Moreover, this study sheds light on the fact that success adheres to a power law distribution, whereas talent follows a standard bell-shaped curve. Companies such as Google and Facebook owe part of their monumental achievements to sheer luck, being in precisely the right place at the right moment.

While identifying gifted founders remains crucial, we must recognise that extreme success transcends mere talent. Even an ordinary founder armed with a remarkable concept can benefit from a fortunate turn of events and surpass the most accomplished competitors. Diversifying investments increases the likelihood of capturing future blockbuster ventures. Talent and luck both matter, yet luck reigns supreme among the elite.

So, how does one discern whether a founder possesses an innate knack for luck? Perhaps by posing questions such as, "Do you consider yourself a lucky individual since your early years?" Gathering responses linked to startup performance data might yield surprising results. After all, fortune favours the bold...and perhaps the curious too!

Jeffrey Paine
tag:jeffreypaine.com,2013:Post/2083482 2024-02-02T11:44:04Z 2024-02-05T03:21:48Z The Traits That Make Great Founders vs. Those Who Fail - Quick and Dirty Experiment

In recent years, researchers and practitioners alike have been studying the personalities of successful startup founders to understand what makes them tick. By analysing the Big Five personality traits—openness, conscientiousness, extraversion, agreeableness, and neuroticism—we can gain insights into the characteristics that contribute to a founder's success or failure. In this blog post, we will use what a quick Google search list as the best and worst rated founders and take a look at their personality traits. However, I only did a small sample set as a quick experiment.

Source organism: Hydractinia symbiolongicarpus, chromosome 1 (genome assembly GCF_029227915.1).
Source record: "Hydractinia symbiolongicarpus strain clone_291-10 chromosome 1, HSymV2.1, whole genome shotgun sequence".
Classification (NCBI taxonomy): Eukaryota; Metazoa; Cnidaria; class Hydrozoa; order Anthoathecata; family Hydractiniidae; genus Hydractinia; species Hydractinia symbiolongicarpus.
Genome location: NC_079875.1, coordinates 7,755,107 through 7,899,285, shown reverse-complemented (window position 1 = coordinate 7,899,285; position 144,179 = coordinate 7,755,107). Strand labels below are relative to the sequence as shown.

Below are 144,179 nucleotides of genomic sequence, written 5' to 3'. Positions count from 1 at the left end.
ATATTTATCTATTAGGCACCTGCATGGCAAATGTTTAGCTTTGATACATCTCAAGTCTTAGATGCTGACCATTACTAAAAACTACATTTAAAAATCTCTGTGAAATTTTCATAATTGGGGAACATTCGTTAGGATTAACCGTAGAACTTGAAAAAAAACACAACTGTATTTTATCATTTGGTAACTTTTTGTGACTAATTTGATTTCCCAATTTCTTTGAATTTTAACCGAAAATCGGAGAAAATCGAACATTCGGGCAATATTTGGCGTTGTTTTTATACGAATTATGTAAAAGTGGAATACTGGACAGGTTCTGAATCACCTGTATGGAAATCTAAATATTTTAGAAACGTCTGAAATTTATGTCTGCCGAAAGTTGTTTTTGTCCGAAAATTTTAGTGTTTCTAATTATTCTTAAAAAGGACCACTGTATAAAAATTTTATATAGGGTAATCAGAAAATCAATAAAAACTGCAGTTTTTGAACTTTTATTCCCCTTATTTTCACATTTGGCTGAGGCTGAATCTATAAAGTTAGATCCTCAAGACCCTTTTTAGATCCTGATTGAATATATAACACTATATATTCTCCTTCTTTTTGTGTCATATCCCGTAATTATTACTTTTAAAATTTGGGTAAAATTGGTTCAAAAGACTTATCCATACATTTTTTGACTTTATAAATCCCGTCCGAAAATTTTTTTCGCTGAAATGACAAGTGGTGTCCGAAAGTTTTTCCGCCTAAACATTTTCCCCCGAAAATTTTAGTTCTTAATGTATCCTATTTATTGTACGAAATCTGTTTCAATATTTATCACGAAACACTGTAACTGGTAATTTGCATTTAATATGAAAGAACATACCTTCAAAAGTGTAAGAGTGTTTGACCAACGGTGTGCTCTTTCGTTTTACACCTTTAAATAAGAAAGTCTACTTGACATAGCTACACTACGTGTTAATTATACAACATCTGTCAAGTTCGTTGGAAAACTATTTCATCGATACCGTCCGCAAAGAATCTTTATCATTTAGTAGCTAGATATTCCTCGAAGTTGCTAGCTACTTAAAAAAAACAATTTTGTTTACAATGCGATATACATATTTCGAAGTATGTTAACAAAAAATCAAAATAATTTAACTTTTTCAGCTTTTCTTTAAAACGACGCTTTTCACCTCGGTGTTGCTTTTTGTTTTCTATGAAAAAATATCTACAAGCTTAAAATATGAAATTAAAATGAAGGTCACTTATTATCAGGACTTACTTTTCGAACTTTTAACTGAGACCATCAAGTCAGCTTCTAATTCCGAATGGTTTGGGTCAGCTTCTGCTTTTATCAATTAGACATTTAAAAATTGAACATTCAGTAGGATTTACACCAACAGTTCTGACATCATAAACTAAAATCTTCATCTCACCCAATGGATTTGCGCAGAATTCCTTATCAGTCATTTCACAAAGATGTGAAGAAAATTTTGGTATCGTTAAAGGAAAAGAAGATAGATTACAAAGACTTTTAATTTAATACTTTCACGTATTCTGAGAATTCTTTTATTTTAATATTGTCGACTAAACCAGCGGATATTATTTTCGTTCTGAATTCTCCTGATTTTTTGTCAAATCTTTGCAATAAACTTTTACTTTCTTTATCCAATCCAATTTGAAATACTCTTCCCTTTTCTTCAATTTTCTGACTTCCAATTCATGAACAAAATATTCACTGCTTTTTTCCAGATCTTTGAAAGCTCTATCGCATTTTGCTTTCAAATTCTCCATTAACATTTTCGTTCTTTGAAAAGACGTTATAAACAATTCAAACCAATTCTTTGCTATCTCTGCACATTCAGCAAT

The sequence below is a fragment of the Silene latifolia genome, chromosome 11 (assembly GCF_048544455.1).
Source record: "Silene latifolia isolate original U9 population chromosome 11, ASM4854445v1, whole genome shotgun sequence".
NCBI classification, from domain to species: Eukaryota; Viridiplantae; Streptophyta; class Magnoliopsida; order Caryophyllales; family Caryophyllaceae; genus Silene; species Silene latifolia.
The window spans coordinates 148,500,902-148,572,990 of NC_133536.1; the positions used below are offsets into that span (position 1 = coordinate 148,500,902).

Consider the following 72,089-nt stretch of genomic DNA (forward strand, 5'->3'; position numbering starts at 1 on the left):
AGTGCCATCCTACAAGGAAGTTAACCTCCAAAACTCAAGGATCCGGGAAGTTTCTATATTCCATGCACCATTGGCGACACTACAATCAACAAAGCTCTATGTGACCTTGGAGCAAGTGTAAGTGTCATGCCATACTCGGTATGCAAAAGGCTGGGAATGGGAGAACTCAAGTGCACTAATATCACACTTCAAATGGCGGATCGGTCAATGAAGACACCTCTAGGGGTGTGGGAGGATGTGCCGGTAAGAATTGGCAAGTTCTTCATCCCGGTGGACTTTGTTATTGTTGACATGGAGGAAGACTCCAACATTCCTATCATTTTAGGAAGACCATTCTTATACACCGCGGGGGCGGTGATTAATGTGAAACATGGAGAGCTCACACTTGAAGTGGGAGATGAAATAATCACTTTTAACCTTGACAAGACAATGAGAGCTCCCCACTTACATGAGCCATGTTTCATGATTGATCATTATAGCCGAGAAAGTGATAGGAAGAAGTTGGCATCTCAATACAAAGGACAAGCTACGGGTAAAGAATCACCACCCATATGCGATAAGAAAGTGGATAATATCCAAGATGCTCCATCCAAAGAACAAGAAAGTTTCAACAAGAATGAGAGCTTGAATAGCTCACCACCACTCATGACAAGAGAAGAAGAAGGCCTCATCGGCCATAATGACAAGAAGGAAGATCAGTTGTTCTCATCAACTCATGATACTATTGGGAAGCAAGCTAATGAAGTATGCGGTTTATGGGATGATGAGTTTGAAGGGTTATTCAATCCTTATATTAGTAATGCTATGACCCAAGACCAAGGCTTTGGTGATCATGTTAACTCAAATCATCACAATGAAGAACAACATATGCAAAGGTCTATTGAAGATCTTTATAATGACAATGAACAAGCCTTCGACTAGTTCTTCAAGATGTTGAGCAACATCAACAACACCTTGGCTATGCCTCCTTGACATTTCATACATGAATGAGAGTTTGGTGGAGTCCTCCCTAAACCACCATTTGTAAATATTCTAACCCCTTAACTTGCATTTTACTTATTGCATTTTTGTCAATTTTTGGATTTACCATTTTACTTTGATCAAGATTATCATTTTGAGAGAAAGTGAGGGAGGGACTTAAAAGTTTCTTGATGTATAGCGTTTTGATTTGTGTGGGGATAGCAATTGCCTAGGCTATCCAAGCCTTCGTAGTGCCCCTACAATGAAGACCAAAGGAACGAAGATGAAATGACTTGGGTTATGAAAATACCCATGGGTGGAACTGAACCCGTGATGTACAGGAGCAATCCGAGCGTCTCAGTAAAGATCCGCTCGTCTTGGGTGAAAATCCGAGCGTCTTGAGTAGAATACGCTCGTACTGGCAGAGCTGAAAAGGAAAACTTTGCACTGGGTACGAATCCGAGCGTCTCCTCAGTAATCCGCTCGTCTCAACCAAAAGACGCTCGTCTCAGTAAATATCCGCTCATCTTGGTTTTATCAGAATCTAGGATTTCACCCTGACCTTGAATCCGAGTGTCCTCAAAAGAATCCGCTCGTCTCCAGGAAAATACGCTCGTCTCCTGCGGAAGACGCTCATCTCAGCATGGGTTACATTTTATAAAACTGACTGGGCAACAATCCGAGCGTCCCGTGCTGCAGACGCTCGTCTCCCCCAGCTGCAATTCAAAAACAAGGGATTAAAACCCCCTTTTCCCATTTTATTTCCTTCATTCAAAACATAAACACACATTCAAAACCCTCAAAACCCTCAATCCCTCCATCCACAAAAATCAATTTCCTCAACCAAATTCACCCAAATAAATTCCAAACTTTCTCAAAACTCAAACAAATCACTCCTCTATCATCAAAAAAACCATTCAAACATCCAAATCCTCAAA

Best Rated Founders

The following five founders stand out as examples of those who excel in their roles:

1. Patrick Collison (Stripe)

2. David Vélez (Nubank)

3. Max Levchin (Affirm)

4. Brian Armstrong (Coinbase)

5. Stewart Butterfield (Slack)

These founders generally exhibit high levels of openness and conscientiousness, moderate to high agreeableness, moderate extraversion, and low neuroticism. These traits help them navigate the challenges of building and growing successful startups.

Worst Rated Founders

On the other hand, there are founders whose actions and decisions led to negative consequences for themselves and their companies. Some notable examples include:

1. Travis Kalanick (Uber)

2. Elizabeth Holmes (Theranos)

3. Parker Conrad (Zenefits)

4. Billy McFarland (Fyre Festival)

5. Adam Neumann (WeWork)

Founders here often display high openness and extraversion, but extremely low conscientiousness and agreeableness, along with low neuroticism. Their actions and decision-making processes contributed to the failures of their respective ventures.


Based on the analysis of these founders, several patterns emerge:

- Successful founders typically exhibit high openness and conscientiousness, moderate to high agreeableness, moderate extraversion, and low neuroticism.

- Unsuccessful founders often show high openness and extraversion, but very low conscientiousness and agreeableness, and low neuroticism.

- Sociopathic founders are characterized by very high extraversion, very low agreeableness, conscientiousness, and neuroticism, with variable openness.